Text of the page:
If Apple does plan to launch a 13-inch slate, which Greengart says could be called the iPad Pro, the company is likely to market it toward businesses and salespeople who would use the larger display for presentations. Apple could also pitch the consumer angle by encouraging users to purchase an iPad in one of three flavors, depending on specific use cases.
Keeping the iPad extremely light in weight would be a crucial factor, Greengart says. While it’s likely that Apple could be developing a 13-inch iPad, Greengart isn’t “banking on it.”
If the 4-inch Retina display touchscreen on the iPhone 5s isn’t large enough for you, Apple may have something more your style soon enough. Ever since Reuters reported that Apple is testing 4.7 and 5.7-inch screens for future iPhones, rumors have suggested that a larger iPhone is in Apple’s pipeline. And, according to Greengart, Apple would be wise to do so.
“I do think there will be a larger option,” he said. “It’s one of the key reasons iPhone users leave and go to the competition.”
Should Apple decide to launch a larger iPhone, it would probably do so in conjunction with a standard 4-inch model. Greengart says that Apple is likely to offer a bigger iPhone as an alternative option to the regular size in an effort to appeal to a wider audience.
“Some people love [phablets] because they don’t hold their phones up to their ear often or they use Bluetooth headsets for phone calls,” he said. “Or they so love that larger display for media that they’re willing to forego voice as a comfortable use case. Apple is not offering consumers that choice right now.”
While vendors such as Samsung and LG are vying against Apple for dominance in the mobile space, it doesn’t look like they’ll have to defend their turf in the HDTV territory anytime soon. Despite the flurry of iTV rumors in recent years, 2014 isn’t shaping up to be the year we see Apple’s first television set, Greengart says.
“I think we already have an Apple TV– the Apple TV,” he said, referring to Apple’s streaming set-top box. “They’re selling a lot of those things.”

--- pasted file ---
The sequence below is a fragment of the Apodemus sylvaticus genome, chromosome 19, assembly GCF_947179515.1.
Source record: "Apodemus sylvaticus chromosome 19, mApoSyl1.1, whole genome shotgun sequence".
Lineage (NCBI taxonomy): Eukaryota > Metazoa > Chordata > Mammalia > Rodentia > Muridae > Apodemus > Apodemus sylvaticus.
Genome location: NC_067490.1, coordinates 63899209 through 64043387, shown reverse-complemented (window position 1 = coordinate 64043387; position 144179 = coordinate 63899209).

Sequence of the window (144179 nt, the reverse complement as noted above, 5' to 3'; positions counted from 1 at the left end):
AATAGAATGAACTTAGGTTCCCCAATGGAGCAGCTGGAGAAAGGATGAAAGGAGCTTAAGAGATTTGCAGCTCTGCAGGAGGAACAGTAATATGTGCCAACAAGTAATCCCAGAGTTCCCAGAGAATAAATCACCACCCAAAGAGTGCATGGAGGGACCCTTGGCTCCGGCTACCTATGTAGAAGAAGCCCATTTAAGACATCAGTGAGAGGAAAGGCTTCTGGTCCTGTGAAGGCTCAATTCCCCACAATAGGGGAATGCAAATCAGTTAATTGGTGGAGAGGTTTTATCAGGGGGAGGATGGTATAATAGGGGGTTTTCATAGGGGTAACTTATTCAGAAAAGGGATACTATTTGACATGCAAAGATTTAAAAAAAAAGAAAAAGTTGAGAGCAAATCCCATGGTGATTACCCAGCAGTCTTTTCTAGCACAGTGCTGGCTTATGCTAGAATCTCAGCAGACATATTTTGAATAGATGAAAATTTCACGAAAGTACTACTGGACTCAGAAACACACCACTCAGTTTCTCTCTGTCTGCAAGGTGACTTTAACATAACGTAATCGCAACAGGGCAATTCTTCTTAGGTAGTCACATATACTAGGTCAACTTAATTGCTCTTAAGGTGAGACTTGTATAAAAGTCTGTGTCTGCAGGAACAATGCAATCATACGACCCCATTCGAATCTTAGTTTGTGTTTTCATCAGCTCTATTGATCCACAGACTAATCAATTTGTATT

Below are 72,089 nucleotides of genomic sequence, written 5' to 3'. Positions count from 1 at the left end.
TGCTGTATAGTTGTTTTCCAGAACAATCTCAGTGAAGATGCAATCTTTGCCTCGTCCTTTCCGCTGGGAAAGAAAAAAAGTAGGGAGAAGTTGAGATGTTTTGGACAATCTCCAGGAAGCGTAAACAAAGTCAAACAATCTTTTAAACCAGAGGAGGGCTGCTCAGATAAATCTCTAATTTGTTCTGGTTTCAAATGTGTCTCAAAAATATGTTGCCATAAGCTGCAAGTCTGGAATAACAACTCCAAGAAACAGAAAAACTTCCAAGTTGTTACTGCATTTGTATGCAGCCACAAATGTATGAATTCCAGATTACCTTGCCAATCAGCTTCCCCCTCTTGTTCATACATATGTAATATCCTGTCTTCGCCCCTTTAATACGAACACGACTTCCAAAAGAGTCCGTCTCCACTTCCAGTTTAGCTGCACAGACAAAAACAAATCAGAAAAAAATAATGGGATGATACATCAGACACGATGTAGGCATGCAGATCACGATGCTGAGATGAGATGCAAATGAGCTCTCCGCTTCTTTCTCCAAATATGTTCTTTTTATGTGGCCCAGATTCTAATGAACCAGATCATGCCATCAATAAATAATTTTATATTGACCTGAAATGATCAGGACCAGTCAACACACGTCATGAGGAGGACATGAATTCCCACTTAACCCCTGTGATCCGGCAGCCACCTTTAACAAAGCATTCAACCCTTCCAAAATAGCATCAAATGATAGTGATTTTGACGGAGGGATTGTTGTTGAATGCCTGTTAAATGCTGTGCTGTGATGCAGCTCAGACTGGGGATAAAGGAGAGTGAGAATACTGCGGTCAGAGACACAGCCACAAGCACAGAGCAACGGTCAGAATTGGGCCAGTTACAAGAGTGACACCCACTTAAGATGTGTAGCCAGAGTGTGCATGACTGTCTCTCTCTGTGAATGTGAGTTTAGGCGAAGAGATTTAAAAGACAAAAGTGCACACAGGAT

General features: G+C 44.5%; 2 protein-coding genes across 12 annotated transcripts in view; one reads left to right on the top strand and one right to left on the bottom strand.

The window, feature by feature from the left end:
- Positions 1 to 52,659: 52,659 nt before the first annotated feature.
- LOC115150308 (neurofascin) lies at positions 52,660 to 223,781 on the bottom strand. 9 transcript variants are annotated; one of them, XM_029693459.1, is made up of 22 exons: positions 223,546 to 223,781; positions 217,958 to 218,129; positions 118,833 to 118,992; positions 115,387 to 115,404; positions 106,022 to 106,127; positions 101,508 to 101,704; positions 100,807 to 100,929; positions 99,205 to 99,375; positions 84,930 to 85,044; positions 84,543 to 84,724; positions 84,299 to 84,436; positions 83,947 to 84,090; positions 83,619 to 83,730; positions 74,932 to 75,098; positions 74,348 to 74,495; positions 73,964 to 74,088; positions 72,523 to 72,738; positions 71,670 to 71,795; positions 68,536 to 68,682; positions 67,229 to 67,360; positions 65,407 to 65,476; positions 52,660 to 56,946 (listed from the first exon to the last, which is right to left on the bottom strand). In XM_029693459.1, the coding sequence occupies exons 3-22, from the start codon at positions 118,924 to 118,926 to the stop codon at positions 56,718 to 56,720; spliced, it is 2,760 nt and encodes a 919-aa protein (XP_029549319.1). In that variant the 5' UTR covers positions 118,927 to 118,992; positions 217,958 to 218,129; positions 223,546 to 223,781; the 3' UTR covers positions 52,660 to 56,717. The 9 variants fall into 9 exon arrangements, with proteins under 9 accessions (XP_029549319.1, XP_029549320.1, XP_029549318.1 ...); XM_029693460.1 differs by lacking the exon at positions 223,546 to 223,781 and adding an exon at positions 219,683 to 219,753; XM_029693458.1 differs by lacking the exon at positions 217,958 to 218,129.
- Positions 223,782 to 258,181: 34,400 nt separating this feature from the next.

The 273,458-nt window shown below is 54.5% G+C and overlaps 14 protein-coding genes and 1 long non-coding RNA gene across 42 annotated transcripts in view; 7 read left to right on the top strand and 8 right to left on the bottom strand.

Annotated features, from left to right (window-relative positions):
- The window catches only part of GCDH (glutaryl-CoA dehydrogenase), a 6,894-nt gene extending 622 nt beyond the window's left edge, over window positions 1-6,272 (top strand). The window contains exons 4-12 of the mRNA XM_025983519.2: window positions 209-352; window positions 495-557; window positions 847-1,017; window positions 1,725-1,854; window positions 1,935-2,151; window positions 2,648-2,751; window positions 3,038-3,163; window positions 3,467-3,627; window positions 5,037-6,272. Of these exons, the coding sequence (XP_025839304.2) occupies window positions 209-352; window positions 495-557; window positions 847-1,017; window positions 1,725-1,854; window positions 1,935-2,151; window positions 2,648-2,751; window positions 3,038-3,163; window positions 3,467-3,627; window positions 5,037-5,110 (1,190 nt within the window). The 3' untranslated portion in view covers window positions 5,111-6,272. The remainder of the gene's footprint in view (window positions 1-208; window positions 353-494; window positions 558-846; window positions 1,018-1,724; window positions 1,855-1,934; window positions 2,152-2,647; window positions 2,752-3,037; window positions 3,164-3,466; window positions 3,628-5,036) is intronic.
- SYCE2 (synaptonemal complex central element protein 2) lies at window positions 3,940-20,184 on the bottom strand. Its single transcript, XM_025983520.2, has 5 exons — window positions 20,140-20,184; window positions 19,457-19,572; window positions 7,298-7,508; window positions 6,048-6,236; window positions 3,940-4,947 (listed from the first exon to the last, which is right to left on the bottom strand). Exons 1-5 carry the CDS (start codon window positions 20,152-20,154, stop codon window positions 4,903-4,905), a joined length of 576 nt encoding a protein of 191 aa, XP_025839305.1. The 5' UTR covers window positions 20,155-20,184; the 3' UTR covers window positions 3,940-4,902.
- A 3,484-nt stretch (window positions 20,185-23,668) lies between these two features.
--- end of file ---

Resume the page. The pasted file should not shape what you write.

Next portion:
In addition, releasing a self-branded HDTV wouldn’t align with Apple’s current product cycle. As Greengart acknowledges, laptops, computers, smartphones and tablets all have much shorter life cycles. Consumers are likely to replace their smartphones every 18 months to two years, while computers are typically replaced anywhere between 18 months and 5 years. Televisions can last for 8 to 10 years, the analyst says.
“It’s still a different business model than Apple has been in to date,” he said.
However, should Apple decide to delve into the TV business, it would be more than equipped to do so in terms of manufacturing resources. The 27-inch 2560 x 1440 display panel you’ll find on the iMac’s monitor isn’t much different than what Apple could produce for a television set.
“They’ve certainly invested in display technologies on the manufacturing side,” Greengart said. “From a manufacturing perspective, there isn’t much preventing Apple from doing this. It’s just a different class of product.”
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While Apple’s plans for 2014 are still largely a mystery, it seems likely that the company will favor certain new product categories in an effort to propel growth. It seems likely that Apple will join the likes of Samsung, Nike and Fitbit in launching a wrist-worn tech accessory that syncs with your smartphone, even if it’s not a true smartwatch. An iTV seems less much less likely for 2014. And while we could see a big-screen iPad, Apple doesn’t seen keen on hybrids.
At the same time, Apple is likely to continue improving on its already lucrative line of devices. “For consumers, there’s nothing wrong with [Apple] iterating on its already successful products,” Greengart said. “It might not be hoverboards or flying cars, but if you’re competing with Apple and trying to sell your tablets or smartphones against its improving tablets and smartphones, you’re going to be in a very difficult position.”